by Rick Langenberg:
Nope, Woodland Park is not bracing itself for a possible $60 million-plus highway bypass that reroutes Hwy. 24 traffic around the downtown.
That former idea died a decade or more ago due to funding limitations and the impracticality of devising a realistic alternative for a highway thoroughfare that worked financially and wouldn’t create a local business revolt. A highway bypass isn’t even listed anymore on the region’s 30-year highway improvement plans.
But town leaders want to explore the possibility of traffic alternatives for the main part of the downtown to enhance a growing desire for a more pedestrian-friendly community. More importantly, some leaders have spoken about the need to reroute heavy truck traffic away from the downtown core. Another idea mulled is to set up a system similar to downtown Breckenridge, which uses a mini-side bypass for skiers, visitors and people wanting to continue traveling on Hwy. 9 while still keeping the main street open for through traffic. In addition, plans for lowering the speed limit have been tossed around, along with ways to make public parking easier.
But to date, much talk of doing something about the downtown traffic situation has been just that: talk. Meanwhile, many business owners and motorists complain about a no-win, unpleasant thoroughfare that doesn’t benefit anyone.
As a result, the Woodland Park City Council recently approved a new contract with the Colorado Department of Transportation, authorizing the allotment of $80,000 for a consultant study to evaluate traffic alternatives for the city. Out of this price tag, the city will foot the bill for $13,768. “We want to put it in the hands of the experts,” said Woodland Park City Manager David Buttery, in describing the new study. Public Works Director Bill Alspach agreed and noted that the forthcoming study will give the city “more influence with CDOT” and provide the town with better direction for to resolving their downtown Hwy. 24 traffic quagmire. “It can put us on a path,” added the public works chief.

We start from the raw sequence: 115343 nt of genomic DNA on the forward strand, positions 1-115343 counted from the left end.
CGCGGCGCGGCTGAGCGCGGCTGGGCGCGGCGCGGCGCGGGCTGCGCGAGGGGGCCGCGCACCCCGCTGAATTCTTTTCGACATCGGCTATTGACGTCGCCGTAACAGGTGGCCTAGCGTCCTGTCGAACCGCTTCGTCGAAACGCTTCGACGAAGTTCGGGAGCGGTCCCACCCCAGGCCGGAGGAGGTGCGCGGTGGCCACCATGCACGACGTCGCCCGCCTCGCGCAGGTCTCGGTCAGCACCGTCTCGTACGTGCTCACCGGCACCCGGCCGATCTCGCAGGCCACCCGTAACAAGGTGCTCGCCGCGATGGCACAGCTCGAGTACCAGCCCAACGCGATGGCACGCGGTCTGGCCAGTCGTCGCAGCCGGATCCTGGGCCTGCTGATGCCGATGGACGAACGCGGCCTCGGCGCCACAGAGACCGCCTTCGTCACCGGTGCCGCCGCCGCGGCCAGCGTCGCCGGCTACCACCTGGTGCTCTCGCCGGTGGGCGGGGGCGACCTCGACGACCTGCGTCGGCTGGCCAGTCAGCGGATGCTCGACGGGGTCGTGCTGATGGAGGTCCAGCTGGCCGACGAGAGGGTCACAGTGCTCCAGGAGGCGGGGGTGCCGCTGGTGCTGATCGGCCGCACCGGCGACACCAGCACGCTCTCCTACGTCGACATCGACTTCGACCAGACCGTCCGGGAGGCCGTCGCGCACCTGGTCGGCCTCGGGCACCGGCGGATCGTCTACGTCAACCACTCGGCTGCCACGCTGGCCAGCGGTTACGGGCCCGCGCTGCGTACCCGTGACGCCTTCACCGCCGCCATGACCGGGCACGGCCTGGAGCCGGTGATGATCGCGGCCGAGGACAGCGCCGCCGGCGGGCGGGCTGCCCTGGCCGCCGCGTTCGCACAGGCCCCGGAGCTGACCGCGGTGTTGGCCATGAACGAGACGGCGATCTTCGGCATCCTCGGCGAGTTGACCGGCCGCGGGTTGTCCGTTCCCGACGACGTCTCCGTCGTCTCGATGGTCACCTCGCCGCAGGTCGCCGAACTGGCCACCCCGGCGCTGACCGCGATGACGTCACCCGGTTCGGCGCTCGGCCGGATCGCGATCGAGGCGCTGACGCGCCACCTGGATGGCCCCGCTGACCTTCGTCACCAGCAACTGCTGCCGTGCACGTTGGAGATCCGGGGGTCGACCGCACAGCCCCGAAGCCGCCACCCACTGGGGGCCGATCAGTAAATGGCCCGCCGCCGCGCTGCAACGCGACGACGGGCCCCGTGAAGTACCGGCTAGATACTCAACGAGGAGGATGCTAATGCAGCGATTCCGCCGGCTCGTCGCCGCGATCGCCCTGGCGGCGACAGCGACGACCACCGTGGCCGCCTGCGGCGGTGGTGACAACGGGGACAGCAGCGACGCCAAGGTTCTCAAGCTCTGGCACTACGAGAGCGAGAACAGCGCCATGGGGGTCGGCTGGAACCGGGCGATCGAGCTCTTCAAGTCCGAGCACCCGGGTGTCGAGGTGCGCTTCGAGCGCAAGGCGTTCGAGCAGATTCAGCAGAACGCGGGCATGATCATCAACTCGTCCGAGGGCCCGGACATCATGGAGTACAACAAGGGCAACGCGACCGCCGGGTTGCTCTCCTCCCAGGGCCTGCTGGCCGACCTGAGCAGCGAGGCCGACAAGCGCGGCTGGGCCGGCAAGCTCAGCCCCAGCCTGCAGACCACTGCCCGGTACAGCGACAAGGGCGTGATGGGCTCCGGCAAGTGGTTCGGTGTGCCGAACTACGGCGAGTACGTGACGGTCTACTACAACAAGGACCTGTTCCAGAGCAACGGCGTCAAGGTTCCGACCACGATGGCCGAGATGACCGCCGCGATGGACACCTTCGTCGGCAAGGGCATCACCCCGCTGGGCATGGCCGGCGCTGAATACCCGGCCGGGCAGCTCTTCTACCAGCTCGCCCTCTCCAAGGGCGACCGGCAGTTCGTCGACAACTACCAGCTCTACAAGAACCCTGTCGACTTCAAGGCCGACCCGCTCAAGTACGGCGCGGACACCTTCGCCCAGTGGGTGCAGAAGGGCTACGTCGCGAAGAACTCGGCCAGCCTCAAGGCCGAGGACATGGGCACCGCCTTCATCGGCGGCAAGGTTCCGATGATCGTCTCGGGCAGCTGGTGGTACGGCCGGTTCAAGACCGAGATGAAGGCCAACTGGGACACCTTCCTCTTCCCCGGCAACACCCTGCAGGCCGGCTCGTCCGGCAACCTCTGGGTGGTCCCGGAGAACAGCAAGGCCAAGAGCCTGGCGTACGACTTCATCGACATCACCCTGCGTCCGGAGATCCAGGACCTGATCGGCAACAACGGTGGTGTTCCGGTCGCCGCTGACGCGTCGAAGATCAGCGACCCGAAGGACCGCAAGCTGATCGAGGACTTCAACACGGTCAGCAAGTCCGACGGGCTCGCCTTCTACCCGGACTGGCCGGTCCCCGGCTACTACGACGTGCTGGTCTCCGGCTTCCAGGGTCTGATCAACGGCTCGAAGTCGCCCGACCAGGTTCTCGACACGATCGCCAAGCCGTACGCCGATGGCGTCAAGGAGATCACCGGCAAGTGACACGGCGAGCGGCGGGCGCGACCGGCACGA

However, both Alspach and Buttery weren’t specific about the study details, and what alternatives may be explored.
The idea to rectify the Hwy. 24 traffic picture in Woodland for pedestrian safety and for the benefit of local businesses has been a focal point of conversations regarding the Main Street project and for forming a Creative Arts district.
And during a recent meeting, Councilman Gary Brovetto continued to press city officials for details. “It is a big issue in this town,” said Brovetto. “This town is not very pedestrian-friendly.” In an earlier council meeting, Brovetto described a huge problem with dust and heavy trucks, creating a bad experience for visitors in the downtown core. He also argued that town leaders aren’t taking an aggressive enough attitude in dealing with CDOT. Brovetto has cited the Hwy. 24 traffic scenario as a key issue that could determine the town’s future.
City officials have conceded that the town does have a problem with traffic moving too fast through the main core of town, and the need for a possible alternative route. But until an official study is completed by CDOT, officials contend their opinions don’t mean too much. The downtown traffic study should be completed next year.